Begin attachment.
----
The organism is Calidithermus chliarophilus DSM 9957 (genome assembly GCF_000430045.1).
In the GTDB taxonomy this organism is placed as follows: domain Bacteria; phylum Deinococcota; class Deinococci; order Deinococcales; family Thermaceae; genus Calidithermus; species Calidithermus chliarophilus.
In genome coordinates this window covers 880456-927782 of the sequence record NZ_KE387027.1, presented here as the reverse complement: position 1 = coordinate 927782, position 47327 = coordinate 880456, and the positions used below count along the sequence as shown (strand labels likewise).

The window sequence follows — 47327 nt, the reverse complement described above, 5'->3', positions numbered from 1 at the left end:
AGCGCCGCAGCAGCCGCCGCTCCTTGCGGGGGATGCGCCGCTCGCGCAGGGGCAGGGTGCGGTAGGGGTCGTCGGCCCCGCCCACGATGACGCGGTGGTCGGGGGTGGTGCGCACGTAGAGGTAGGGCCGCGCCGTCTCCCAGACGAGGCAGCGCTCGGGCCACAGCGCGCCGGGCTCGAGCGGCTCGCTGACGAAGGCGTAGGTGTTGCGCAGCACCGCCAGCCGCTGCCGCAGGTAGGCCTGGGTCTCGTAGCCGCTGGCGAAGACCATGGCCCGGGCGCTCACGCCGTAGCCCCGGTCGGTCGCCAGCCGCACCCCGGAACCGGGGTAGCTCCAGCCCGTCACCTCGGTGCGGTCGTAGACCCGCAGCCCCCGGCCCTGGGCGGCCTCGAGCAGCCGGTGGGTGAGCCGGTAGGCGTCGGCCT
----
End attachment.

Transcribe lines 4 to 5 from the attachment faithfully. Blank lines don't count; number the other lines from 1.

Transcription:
The window sequence follows — 47327 nt, the reverse complement described above, 5'->3', positions numbered from 1 at the left end:
AGCGCCGCAGCAGCCGCCGCTCCTTGCGGGGGATGCGCCGCTCGCGCAGGGGCAGGGTGCGGTAGGGGTCGTCGGCCCCGCCCACGATGACGCGGTGGTCGGGGGTGGTGCGCACGTAGAGGTAGGGCCGCGCCGTCTCCCAGACGAGGCAGCGCTCGGGCCACAGCGCGCCGGGCTCGAGCGGCTCGCTGACGAAGGCGTAGGTGTTGCGCAGCACCGCCAGCCGCTGCCGCAGGTAGGCCTGGGTCTCGTAGCCGCTGGCGAAGACCATGGCCCGGGCGCTCACGCCGTAGCCCCGGTCGGTCGCCAGCCGCACCCCGGAACCGGGGTAGCTCCAGCCCGTCACCTCGGTGCGGTCGTAGACCCGCAGCCCCCGGCCCTGGGCGGCCTCGAGCAGCCGGTGGGTGAGCCGGTAGGCGTCGGCCT